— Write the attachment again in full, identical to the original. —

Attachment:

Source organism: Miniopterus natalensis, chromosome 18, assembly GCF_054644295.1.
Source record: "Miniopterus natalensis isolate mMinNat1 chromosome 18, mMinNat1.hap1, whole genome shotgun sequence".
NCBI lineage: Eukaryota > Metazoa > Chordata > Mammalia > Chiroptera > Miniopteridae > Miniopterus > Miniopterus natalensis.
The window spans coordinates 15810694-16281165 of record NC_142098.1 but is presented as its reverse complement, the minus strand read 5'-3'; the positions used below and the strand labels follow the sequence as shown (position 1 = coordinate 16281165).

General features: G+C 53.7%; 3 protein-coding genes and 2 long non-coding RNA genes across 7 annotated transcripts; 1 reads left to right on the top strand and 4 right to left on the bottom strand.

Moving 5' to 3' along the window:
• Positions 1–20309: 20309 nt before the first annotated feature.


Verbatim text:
Source organism: Miniopterus natalensis, chromosome 18, assembly GCF_054644295.1.
Source record: "Miniopterus natalensis isolate mMinNat1 chromosome 18, mMinNat1.hap1, whole genome shotgun sequence".
NCBI lineage: Eukaryota > Metazoa > Chordata > Mammalia > Chiroptera > Miniopteridae > Miniopterus > Miniopterus natalensis.
The window spans coordinates 15810694-16281165 of record NC_142098.1 but is presented as its reverse complement, the minus strand read 5'-3'; the positions used below and the strand labels follow the sequence as shown (position 1 = coordinate 16281165).

General features: G+C 53.7%; 3 protein-coding genes and 2 long non-coding RNA genes across 7 annotated transcripts; 1 reads left to right on the top strand and 4 right to left on the bottom strand.

Moving 5' to 3' along the window:
• Positions 1–20309: 20309 nt before the first annotated feature.